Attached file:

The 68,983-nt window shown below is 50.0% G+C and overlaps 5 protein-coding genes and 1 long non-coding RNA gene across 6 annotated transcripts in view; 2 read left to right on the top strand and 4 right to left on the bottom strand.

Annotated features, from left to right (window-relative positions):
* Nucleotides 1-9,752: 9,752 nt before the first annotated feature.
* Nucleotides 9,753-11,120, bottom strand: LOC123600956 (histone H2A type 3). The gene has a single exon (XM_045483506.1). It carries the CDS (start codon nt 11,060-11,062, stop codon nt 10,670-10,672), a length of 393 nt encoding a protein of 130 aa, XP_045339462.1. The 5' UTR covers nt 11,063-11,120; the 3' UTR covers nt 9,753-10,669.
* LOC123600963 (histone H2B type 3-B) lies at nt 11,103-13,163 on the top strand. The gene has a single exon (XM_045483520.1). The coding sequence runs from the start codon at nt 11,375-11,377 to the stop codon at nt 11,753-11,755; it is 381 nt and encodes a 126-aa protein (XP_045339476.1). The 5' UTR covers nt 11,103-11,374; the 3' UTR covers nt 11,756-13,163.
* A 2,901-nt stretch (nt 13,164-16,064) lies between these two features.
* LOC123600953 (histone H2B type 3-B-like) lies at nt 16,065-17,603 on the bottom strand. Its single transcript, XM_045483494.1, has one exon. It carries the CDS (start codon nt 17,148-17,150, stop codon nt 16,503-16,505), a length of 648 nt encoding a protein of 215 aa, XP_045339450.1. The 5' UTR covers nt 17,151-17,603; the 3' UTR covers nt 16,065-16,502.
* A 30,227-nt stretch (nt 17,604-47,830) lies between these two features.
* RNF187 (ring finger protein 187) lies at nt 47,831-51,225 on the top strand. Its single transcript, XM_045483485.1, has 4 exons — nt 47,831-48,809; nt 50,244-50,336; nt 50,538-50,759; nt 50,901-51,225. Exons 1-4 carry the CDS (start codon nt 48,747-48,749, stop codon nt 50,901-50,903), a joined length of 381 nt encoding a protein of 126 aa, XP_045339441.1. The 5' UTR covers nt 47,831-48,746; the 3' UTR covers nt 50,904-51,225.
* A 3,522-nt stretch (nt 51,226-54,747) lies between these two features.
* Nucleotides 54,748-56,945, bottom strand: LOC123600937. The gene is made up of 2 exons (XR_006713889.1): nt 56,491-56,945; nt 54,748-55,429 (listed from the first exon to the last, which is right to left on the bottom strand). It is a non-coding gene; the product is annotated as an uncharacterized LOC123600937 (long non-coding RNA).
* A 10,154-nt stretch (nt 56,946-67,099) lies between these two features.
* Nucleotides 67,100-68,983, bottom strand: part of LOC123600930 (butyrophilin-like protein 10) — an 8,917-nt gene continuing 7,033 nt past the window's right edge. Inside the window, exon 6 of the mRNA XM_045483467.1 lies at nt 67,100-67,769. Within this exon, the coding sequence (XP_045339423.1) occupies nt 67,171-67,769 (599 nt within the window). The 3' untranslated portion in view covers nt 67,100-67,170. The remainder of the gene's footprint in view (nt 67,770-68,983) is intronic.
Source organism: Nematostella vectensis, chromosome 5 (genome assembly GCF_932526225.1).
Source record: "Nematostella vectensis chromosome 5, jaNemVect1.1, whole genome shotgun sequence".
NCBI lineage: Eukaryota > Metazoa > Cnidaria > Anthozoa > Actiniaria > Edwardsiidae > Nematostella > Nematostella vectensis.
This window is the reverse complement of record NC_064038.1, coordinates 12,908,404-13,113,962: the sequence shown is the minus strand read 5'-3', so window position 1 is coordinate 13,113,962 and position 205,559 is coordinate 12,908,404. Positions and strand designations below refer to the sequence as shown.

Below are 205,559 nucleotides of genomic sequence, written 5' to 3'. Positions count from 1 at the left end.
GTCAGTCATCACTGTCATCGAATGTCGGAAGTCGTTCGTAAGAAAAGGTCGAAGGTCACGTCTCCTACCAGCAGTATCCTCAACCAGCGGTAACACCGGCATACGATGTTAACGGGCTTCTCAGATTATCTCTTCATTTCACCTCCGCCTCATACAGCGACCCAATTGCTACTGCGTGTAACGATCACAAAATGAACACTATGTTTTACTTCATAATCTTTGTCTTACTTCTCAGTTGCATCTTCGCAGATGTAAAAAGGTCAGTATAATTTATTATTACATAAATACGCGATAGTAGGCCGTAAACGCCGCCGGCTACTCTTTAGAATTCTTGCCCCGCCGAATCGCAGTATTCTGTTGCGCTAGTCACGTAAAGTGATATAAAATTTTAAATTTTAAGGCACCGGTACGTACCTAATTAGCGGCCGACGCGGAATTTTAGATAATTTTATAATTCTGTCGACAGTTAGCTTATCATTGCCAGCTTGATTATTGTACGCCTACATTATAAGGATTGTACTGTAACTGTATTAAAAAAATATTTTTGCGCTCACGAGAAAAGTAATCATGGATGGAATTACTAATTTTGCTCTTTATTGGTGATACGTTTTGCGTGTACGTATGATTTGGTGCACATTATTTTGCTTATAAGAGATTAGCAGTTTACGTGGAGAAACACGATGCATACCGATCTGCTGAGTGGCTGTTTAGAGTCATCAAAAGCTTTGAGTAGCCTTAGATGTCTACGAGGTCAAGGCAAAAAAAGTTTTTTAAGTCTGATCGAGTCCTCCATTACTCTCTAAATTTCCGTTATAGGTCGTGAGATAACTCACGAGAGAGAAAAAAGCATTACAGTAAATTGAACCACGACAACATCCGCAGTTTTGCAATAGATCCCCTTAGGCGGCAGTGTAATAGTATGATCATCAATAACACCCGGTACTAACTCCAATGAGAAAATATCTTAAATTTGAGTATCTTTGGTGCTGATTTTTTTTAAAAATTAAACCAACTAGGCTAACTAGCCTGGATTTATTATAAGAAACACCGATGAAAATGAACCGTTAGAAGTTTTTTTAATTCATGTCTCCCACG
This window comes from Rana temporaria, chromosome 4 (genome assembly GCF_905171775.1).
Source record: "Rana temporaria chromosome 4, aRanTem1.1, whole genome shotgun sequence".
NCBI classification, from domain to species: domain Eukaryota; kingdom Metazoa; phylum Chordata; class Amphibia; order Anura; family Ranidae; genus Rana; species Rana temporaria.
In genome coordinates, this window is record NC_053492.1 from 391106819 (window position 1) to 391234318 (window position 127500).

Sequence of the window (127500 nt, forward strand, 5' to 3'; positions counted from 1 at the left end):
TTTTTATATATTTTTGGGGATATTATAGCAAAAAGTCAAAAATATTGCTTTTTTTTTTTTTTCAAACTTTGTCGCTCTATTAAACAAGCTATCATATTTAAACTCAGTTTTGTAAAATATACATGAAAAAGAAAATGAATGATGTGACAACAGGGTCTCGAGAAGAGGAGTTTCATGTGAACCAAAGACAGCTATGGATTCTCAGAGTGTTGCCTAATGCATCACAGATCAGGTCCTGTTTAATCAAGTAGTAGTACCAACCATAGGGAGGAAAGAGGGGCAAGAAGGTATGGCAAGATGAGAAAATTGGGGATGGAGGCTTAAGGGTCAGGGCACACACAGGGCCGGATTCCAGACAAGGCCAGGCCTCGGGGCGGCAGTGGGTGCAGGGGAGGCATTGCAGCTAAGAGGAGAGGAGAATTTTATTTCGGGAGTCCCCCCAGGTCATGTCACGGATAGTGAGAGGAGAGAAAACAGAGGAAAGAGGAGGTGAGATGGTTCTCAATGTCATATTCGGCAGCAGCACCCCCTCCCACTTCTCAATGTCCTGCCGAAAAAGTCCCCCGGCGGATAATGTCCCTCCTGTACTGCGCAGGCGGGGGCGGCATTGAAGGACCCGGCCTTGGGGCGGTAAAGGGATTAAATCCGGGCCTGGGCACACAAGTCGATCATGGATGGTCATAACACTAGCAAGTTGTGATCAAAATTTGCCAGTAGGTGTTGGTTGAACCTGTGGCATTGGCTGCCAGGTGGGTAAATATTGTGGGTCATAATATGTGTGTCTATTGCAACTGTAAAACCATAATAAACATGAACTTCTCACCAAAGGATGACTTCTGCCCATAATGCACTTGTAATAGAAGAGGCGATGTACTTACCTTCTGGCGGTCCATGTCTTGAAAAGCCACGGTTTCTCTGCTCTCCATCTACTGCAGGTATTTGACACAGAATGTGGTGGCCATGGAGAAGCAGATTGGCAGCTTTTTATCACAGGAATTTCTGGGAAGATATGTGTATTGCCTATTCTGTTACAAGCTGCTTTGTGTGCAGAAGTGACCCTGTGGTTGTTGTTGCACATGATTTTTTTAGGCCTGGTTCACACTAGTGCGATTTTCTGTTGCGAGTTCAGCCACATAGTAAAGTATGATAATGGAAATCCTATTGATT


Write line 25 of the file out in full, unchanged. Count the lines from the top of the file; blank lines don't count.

TTTTTATATATTTTTGGGGATATTATAGCAAAAAGTCAAAAATATTGCTTTTTTTTTTTTTTCAAACTTTGTCGCTCTATTAAACAAGCTATCATATTTAAACTCAGTTTTGTAAAATATACATGAAAAAGAAAATGAATGATGTGACAACAGGGTCTCGAGAAGAGGAGTTTCATGTGAACCAAAGACAGCTATGGATTCTCAGAGTGTTGCCTAATGCATCACAGATCAGGTCCTGTTTAATCAAGTAGTAGTACCAACCATAGGGAGGAAAGAGGGGCAAGAAGGTATGGCAAGATGAGAAAATTGGGGATGGAGGCTTAAGGGTCAGGGCACACACAGGGCCGGATTCCAGACAAGGCCAGGCCTCGGGGCGGCAGTGGGTGCAGGGGAGGCATTGCAGCTAAGAGGAGAGGAGAATTTTATTTCGGGAGTCCCCCCAGGTCATGTCACGGATAGTGAGAGGAGAGAAAACAGAGGAAAGAGGAGGTGAGATGGTTCTCAATGTCATATTCGGCAGCAGCACCCCCTCCCACTTCTCAATGTCCTGCCGAAAAAGTCCCCCGGCGGATAATGTCCCTCCTGTACTGCGCAGGCGGGGGCGGCATTGAAGGACCCGGCCTTGGGGCGGTAAAGGGATTAAATCCGGGCCTGGGCACACAAGTCGATCATGGATGGTCATAACACTAGCAAGTTGTGATCAAAATTTGCCAGTAGGTGTTGGTTGAACCTGTGGCATTGGCTGCCAGGTGGGTAAATATTGTGGGTCATAATATGTGTGTCTATTGCAACTGTAAAACCATAATAAACATGAACTTCTCACCAAAGGATGACTTCTGCCCATAATGCACTTGTAATAGAAGAGGCGATGTACTTACCTTCTGGCGGTCCATGTCTTGAAAAGCCACGGTTTCTCTGCTCTCCATCTACTGCAGGTATTTGACACAGAATGTGGTGGCCATGGAGAAGCAGATTGGCAGCTTTTTATCACAGGAATTTCTGGGAAGATATGTGTATTGCCTATTCTGTTACAAGCTGCTTTGTGTGCAGAAGTGACCCTGTGGTTGTTGTTGCACATGATTTTTTTAGGCCTGGTTCACACTAGTGCGATTTTCTGTTGCGAGTTCAGCCACATAGTAAAGTATGATAATGGAAATCCTATTGATT